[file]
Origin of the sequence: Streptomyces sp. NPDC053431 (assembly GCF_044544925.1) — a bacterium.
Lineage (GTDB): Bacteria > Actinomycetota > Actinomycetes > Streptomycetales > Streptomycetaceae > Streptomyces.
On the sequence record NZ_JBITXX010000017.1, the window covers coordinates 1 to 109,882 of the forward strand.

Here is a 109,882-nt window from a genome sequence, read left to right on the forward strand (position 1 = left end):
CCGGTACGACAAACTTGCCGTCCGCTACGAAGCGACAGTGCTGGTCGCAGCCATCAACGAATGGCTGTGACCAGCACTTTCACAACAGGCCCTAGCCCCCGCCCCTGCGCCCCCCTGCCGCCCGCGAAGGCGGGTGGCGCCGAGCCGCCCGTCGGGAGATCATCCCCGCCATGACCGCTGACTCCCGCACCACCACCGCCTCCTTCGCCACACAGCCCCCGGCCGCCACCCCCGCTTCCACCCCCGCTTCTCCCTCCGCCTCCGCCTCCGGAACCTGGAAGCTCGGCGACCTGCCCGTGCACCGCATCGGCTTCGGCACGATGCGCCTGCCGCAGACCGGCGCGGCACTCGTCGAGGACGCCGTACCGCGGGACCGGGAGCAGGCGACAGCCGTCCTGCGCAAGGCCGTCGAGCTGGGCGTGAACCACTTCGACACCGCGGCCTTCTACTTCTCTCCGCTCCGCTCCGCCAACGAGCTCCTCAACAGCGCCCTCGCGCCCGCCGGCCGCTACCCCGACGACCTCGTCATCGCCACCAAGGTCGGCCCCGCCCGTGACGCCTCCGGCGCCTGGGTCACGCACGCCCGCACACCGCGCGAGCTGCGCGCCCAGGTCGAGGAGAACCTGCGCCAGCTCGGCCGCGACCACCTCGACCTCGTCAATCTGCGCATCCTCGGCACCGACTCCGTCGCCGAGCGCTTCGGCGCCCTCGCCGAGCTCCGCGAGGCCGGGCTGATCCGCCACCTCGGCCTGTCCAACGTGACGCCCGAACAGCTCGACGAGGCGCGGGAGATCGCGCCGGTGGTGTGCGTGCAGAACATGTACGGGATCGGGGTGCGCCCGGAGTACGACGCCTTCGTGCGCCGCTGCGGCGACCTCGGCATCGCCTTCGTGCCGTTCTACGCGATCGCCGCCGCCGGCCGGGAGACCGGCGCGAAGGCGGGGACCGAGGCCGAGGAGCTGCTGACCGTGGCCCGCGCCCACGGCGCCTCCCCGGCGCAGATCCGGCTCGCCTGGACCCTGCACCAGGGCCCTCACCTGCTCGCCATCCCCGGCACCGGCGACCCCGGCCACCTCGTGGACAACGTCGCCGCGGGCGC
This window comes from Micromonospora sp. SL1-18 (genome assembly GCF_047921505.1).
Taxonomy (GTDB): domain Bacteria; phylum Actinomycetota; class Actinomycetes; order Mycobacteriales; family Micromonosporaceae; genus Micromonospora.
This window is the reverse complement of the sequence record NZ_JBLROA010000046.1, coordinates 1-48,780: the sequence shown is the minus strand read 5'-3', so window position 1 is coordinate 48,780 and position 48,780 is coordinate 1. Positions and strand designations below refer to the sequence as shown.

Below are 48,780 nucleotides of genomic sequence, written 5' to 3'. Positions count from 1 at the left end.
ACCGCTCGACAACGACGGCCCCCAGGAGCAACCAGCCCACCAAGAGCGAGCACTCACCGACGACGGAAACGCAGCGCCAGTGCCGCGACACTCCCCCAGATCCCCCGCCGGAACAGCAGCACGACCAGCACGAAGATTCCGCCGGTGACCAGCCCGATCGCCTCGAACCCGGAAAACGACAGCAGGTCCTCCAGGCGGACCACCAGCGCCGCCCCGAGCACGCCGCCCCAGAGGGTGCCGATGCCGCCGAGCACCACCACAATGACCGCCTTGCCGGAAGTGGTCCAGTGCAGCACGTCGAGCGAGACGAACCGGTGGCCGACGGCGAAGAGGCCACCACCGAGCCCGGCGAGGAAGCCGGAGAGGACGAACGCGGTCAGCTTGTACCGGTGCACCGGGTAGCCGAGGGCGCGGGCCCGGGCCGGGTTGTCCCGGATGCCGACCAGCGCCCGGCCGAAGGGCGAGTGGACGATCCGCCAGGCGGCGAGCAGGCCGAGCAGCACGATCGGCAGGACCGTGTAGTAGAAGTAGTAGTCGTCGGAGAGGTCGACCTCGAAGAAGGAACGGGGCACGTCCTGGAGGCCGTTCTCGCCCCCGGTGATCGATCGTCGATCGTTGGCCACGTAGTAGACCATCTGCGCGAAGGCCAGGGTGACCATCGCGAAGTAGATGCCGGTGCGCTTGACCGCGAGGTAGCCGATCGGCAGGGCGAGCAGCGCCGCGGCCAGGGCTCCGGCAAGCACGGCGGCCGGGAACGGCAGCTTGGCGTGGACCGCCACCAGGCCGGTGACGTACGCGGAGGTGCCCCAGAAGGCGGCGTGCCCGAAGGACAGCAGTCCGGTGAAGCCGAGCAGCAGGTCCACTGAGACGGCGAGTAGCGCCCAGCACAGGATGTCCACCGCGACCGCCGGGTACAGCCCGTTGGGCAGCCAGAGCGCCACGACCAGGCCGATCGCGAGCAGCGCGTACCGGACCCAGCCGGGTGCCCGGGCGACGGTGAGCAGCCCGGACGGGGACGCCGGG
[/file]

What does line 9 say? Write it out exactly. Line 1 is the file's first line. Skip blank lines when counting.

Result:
Below are 48,780 nucleotides of genomic sequence, written 5' to 3'. Positions count from 1 at the left end.